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Are you checking the coolant level by removing the radiator cap? It sounds as though the coolant is low and there isn't enough in the engine to push through to the core. Just because there may be coolant in the resevoir does not mean there is sufficient coolant in the radiator and engine.

Now that it has run hot, you need a thermostat. The engine needs to be checked for signs of a coolant leak. If you can't find the leak, replace the radiator cap when you do the thermostat. The thermostat is easy to change.

Be sure to get the thermostat from Subaru. It comes with a seal. Get the cap from Subaru or any parts retailer. Use good coolant and no tap water. Be sure to "burp" the system when you refill it by leaving the cap off the radiator through a few thermostat cycles.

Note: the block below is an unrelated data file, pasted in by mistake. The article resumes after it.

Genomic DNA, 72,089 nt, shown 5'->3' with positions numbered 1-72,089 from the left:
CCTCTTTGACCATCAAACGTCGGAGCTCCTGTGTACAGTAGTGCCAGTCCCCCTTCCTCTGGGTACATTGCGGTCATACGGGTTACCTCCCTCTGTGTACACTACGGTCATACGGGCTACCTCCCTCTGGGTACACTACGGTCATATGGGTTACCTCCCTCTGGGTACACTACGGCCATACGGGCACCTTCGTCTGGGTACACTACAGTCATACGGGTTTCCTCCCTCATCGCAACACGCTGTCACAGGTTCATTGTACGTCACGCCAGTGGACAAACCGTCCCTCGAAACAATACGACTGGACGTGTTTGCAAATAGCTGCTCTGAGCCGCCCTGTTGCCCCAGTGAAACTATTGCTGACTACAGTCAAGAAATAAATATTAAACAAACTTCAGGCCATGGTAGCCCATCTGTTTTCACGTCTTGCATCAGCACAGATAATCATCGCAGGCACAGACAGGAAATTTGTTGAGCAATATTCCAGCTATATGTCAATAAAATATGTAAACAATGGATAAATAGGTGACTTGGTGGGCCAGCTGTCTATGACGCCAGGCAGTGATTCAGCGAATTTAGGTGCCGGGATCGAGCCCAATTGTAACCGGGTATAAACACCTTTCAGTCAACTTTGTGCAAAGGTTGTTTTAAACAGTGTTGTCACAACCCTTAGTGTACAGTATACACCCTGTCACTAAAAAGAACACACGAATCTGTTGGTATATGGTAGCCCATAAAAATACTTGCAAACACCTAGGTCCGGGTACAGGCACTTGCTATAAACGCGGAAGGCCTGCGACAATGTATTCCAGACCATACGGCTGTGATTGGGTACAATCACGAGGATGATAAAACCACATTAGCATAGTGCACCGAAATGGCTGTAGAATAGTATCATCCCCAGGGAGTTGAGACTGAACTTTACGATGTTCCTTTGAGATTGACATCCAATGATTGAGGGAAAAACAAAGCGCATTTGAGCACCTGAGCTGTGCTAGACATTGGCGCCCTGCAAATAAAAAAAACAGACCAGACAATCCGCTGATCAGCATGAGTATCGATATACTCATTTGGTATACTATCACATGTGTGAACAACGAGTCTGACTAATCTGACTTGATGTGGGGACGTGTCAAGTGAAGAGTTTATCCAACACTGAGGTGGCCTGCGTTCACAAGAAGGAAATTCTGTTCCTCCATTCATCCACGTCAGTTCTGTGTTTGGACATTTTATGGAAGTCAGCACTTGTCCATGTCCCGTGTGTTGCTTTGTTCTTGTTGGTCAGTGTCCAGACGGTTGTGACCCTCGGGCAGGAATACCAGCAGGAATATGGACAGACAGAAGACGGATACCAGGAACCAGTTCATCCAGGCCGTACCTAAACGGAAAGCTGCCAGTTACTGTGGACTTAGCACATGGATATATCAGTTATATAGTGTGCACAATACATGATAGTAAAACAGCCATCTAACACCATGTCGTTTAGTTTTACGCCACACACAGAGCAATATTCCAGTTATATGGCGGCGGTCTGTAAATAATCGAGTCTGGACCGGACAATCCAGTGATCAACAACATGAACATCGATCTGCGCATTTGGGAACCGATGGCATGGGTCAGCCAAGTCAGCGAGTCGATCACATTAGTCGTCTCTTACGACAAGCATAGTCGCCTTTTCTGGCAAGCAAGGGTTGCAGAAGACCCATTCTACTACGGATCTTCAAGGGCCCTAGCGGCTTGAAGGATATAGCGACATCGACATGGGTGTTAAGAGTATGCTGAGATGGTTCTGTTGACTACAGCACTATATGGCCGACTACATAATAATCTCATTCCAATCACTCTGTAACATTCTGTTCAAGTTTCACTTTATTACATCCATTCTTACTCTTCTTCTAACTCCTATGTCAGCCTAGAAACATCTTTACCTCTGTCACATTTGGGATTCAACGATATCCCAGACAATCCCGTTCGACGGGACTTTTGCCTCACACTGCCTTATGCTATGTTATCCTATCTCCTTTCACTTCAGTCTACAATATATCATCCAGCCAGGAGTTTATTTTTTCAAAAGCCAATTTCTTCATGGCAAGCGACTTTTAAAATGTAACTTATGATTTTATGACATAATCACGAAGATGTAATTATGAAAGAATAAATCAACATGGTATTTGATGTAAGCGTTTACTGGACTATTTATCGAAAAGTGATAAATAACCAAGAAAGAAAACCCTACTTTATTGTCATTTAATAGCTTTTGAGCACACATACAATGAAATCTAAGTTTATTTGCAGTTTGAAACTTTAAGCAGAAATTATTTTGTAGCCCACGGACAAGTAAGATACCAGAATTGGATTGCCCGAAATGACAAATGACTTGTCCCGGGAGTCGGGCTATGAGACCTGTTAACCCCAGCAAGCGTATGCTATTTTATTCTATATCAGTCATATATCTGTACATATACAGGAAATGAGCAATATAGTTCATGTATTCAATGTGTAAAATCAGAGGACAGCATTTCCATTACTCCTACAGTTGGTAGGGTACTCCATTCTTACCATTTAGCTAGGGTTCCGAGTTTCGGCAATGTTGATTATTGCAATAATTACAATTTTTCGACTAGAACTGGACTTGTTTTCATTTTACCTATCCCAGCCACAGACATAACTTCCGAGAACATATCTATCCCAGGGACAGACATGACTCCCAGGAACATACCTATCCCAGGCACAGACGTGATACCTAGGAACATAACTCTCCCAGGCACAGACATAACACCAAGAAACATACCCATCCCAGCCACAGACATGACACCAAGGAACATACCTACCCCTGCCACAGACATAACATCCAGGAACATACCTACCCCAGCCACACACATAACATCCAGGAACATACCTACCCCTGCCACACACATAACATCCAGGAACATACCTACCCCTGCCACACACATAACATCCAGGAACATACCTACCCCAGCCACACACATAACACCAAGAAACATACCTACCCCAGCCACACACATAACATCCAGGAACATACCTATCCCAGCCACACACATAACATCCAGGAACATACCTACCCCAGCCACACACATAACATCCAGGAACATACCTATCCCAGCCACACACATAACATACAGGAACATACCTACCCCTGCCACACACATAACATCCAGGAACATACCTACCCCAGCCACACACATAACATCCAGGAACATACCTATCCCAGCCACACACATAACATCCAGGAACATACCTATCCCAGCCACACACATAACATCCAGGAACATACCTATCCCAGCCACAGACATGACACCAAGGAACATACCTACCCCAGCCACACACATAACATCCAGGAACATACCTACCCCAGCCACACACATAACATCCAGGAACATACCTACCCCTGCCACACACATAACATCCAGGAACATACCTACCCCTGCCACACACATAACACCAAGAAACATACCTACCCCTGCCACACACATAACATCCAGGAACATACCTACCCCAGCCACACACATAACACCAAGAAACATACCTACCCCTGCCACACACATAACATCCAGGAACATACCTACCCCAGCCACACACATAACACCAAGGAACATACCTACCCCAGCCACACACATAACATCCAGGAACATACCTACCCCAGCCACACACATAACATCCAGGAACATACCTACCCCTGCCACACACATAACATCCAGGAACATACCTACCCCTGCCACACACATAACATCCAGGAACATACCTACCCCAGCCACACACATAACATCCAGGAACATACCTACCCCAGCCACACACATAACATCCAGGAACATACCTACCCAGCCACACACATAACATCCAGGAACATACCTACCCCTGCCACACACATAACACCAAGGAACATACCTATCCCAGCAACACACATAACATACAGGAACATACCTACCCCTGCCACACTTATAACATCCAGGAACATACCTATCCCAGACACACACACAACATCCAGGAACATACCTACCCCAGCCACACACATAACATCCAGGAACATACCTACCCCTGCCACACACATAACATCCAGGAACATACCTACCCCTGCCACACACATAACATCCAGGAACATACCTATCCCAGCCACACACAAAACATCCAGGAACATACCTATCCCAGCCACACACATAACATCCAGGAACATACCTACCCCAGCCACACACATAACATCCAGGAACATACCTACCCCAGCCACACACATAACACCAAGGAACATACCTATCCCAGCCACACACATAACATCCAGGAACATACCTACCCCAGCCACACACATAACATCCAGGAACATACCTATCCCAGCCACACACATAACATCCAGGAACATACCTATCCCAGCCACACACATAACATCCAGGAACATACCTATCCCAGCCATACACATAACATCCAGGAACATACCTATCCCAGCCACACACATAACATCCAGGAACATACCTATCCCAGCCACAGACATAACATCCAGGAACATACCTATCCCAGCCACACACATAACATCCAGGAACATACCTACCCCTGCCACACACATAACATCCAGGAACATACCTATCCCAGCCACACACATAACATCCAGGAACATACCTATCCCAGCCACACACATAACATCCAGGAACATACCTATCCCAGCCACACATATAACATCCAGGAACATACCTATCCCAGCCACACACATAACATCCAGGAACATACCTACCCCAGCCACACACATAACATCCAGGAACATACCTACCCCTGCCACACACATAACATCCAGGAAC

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Are you checking the coolant level by removing the radiator cap? It sounds as though the coolant is low and there isn't enough in the engine to push through to the core. Just because there may be coolant in the resevoir does not mean there is sufficient coolant in the radiator and engine.

Now that it has run hot, you need a thermostat. The engine needs to be checked for signs of a coolant leak. If you can't find the leak, replace the radiator cap when you do the thermostat. The thermostat is easy to change.

Be sure to get the thermostat from Subaru. It comes with a seal. Get the cap from Subaru or any parts retailer. Use good coolant and no tap water. Be sure to "burp" the system when you refill it by leaving the cap off the radiator through a few thermostat cycles.